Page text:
Former Ukrainian First Lady Kateryna Yushchenko and Ukraine CitiBank Director Steve Fisher attended the event, along with a number of young professionals from Ukraine’s vibrant public and private sectors, including professionals from investment banking, legal, academic, media, public policy, political and government circles. U.S. Embassy Kyiv alone counts about 14 Georgetown Alumni, mostly employees, but also spouses. An especially remarkable “Georgetown family” among these is that of Ambassador Tefft, who graduated from Georgetown University along with his wife, Mariella, and one of his daughters. Continue reading “Ukraine’s Georgetown Alumni Meet Their Most Senior Fellow Alumnus: Ambassador John Tefft”

Science 4 Business Kick-Off at Kyiv Polytechnic Institute

Posted by: Gaia Self, Economic Analyst for Environment, Science, Technology and Health

U.S. Ambassador to Ukraine John Tefft spoke on February 10 at a kick-off event for the new Science 4 Business Initiative (S4B) at Kyiv Polytechnic Institute (KPI), which gave me the opportunity to participate. The event was organized by the Science and Technology Center in Ukraine (STCU), which is also the implementer of the project. The initiative, funded by the U.S. Department of Energy under the Global Initiative for Proliferation Prevention, helps Ukrainian institutes promote their science and technology internationally, becoming more self-reliant and aggressive in approaching international markets. S4B represents yet another success of the U.S.-Ukraine partnership in advancing science and technology and the commitment by the U.S. Government to actively support innovation in Ukraine.

Speakers for the event included Ambassador Tefft; incoming STCU Director, Ambassador Michael Einik; First Deputy Head of the State Agency for Science, Innovations and Informatization, Borys Grynyov; Director of the National Academy of Science’s Center of Intellectual Property and Technology Transfer, Yuri Kapytsia; and KPI Rector Mykhailo Zgurovskiy. The speakers noted the challenges that Ukraine faces in the field of technology commercialization and welcomed S4B as a critical response to the needs of Ukraine’s scientific community.

Ambassador Tefft discussed the importance of technology commercialization as a stimulator of economic growth, underscoring the key role that technology transfer holds in the U.S. economy – for both universities and tech companies. S4B is modeled after the organization of U.S. technical universities, where almost every institute has an office dedicated to technology commercialization. Inspired by this structure, which has proven successful in the U.S. and abroad over the years, S4B allows U.S. and Ukrainian partners to co-fund a Chief of Technology Commercialization Officer for one year (renewable for one additional year) in nine institutes. In the words of Ambassador Tefft, this “commitment to entrepreneurship and innovation will bring successes that will make them a true model for other institutions across Ukraine.”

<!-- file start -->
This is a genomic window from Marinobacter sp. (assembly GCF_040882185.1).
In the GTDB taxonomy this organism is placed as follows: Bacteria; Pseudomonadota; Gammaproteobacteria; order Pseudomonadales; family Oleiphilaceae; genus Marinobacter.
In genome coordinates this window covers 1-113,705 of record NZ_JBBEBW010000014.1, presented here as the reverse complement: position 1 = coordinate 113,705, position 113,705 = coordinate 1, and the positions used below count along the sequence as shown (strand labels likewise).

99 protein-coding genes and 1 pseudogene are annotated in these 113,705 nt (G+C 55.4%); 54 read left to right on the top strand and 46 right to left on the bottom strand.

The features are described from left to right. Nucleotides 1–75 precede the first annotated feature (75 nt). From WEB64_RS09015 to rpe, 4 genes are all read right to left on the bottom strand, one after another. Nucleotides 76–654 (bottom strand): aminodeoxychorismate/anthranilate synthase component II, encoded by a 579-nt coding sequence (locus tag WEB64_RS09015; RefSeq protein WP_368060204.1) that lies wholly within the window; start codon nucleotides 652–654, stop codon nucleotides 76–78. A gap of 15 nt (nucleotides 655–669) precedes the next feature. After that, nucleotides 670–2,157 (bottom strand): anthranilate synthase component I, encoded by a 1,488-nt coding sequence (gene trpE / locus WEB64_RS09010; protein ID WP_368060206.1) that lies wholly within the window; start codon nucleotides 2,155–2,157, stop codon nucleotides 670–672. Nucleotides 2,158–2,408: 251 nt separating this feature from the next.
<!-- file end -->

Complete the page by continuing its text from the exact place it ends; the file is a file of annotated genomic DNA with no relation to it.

It is common knowledge nowadays that Ukraine has a unique tradition of great scientists and great science; unfortunately, it is also widely recognized that Ukrainian research institutes face unique challenges in capitalizing on their own innovation potential. As several of the speakers put it, the lack of widespread knowledge, practices, and resources related to technology commercialization prevents Ukrainian science from being recognized internationally. Statistics put the current number of scientists in Ukraine at 140,000, but reveal that altogether they are responsible for only 0.31% of the country’s GDP. The already low levels of state financing, in addition, are dispersed across 38 different agencies, perpetuating a system where state support for R&D remains inefficient.

The U.S. and Ukrainian governments are working together to give Ukrainian science the opportunity to succeed internationally, and STCU has been a key enabler of this effort for several years. In this context, it is worth recalling the example brought up by Ambassador Tefft during his speech of a famous innovator, a former student at KPI, who succeeded in making his research not only known in the United States, but used around the world. Igor Sikorsky was an engineer born in Kyiv who immigrated in the United States and there commercialized his research to develop the first viable American helicopter in 1939. Not coincidentally, the Kyiv City Council renamed the street where the new U.S. Embassy compound is located after him – a great reminder of the opportunities that can emerge from the right synergies between our two countries in the scientific arena.

 

USAID Municipal Heating Reform Project “Save Heat, Save Ukraine!”

Posted by: Erin Concors, Senior Communications Advisor, USAID

As a humanitarian aid volunteer in Ukraine in the 1990s, I discovered many ways to stay warm during the long Ukrainian winters. I experimented with local methods of heating the small apartment that I rented on Kyiv’s left bank, since I had no control over my apartment’s temperature. To cope with the cold, I would light my antiquated gas oven, turn it to “high” and leave the oven door open. I bought Styrofoam insulation, stuffed it into the spaces between the window panes, and used tape to seal the gaps. Alternatively, when the city’s heating system had cranked up the heat and it simultaneously warmed up outside, I opened windows to cope with the hot, stuffy atmosphere.